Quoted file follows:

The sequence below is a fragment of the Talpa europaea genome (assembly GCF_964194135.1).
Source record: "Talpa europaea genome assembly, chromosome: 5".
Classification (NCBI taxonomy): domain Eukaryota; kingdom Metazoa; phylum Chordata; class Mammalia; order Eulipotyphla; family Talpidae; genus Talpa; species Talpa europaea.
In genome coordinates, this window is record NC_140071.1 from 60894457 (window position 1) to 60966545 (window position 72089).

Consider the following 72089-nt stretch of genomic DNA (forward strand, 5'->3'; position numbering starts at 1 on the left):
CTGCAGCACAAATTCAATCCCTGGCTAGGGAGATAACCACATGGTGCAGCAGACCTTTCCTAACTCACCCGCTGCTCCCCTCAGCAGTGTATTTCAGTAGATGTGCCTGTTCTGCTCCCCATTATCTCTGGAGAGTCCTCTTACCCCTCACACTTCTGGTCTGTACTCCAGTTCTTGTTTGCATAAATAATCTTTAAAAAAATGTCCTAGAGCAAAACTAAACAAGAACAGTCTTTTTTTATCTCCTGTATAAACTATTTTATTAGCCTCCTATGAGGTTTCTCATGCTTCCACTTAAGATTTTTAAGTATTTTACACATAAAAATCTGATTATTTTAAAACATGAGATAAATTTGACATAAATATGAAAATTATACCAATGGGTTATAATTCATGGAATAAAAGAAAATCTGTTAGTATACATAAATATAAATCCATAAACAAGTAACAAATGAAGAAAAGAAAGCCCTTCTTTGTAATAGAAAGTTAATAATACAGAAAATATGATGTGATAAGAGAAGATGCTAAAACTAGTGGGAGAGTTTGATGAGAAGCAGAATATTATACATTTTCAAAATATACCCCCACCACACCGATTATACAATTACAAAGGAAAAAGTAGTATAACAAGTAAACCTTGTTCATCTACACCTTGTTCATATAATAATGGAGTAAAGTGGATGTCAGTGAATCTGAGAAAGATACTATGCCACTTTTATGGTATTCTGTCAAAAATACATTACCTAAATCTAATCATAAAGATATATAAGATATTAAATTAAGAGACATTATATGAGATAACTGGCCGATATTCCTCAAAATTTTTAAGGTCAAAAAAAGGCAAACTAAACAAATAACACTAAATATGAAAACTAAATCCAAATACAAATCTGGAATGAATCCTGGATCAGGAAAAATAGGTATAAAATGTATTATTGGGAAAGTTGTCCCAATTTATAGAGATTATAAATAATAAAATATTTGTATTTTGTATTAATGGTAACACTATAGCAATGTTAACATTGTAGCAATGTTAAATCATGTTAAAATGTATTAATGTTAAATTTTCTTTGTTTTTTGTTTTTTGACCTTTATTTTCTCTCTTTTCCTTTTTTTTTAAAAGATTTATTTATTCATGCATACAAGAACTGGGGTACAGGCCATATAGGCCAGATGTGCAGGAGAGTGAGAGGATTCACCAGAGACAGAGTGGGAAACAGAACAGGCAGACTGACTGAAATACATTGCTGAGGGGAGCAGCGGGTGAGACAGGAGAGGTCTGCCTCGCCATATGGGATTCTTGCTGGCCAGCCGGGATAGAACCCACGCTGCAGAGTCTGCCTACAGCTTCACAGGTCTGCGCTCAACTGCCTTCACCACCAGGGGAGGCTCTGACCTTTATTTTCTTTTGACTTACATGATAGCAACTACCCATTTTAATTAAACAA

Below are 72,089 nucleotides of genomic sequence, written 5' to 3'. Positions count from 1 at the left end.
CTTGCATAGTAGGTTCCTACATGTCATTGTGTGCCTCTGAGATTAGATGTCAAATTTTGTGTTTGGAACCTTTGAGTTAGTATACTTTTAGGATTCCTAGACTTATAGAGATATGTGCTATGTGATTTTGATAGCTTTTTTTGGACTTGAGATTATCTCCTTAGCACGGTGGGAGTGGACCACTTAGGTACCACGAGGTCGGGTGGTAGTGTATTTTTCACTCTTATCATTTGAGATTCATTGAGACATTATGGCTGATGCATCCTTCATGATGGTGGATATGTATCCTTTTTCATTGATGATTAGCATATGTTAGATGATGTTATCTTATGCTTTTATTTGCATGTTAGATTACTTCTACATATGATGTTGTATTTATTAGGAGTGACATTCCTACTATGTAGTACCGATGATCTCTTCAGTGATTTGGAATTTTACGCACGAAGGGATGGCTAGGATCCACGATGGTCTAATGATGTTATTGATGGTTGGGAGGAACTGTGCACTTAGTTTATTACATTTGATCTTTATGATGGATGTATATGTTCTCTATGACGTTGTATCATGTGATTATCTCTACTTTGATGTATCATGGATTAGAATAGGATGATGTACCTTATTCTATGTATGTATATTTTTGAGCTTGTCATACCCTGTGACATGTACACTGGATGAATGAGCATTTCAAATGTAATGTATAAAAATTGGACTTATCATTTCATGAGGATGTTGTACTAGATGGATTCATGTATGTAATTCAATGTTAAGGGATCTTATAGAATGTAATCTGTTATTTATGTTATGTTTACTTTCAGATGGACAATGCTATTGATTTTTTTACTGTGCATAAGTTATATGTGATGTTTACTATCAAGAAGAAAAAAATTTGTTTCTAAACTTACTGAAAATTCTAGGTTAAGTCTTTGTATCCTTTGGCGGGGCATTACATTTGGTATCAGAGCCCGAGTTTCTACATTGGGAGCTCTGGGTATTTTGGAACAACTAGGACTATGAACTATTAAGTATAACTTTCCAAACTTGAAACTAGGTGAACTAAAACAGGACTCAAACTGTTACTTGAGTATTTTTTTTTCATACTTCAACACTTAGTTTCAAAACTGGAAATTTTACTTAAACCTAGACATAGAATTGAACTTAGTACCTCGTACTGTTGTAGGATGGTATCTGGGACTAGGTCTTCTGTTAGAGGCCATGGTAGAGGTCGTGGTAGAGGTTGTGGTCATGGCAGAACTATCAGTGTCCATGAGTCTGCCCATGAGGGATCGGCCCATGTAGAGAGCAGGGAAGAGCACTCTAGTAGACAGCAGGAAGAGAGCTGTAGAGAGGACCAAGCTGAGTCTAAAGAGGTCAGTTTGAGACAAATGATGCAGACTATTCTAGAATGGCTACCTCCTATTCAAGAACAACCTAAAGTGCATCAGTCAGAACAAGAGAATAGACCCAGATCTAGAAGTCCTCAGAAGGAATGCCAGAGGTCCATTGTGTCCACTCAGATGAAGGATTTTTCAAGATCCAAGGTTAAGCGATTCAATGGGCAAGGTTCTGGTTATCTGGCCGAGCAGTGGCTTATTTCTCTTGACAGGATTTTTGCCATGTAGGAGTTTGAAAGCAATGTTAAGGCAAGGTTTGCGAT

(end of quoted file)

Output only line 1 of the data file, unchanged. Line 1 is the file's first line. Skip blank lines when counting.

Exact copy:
The sequence below is a fragment of the Talpa europaea genome (assembly GCF_964194135.1).